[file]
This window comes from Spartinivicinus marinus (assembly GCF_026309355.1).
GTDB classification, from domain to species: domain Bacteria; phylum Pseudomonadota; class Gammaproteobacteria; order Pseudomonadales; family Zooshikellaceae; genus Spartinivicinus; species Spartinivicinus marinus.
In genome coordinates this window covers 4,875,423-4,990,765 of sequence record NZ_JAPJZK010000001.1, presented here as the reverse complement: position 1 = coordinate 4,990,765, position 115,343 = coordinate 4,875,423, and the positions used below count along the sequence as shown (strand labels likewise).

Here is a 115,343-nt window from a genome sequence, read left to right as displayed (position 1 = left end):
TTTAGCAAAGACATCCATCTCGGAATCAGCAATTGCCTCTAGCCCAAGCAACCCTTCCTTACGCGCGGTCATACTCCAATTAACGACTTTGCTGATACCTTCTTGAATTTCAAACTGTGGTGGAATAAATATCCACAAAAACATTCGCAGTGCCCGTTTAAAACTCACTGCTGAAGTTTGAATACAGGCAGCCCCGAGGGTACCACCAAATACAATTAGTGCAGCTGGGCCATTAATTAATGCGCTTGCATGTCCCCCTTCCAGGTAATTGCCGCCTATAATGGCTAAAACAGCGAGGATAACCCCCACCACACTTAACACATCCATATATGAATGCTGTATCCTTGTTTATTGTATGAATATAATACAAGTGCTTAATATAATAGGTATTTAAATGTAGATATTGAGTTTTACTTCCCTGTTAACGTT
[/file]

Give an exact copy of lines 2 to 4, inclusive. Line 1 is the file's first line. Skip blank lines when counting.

GTDB classification, from domain to species: domain Bacteria; phylum Pseudomonadota; class Gammaproteobacteria; order Pseudomonadales; family Zooshikellaceae; genus Spartinivicinus; species Spartinivicinus marinus.
In genome coordinates this window covers 4,875,423-4,990,765 of sequence record NZ_JAPJZK010000001.1, presented here as the reverse complement: position 1 = coordinate 4,990,765, position 115,343 = coordinate 4,875,423, and the positions used below count along the sequence as shown (strand labels likewise).

Here is a 115,343-nt window from a genome sequence, read left to right as displayed (position 1 = left end):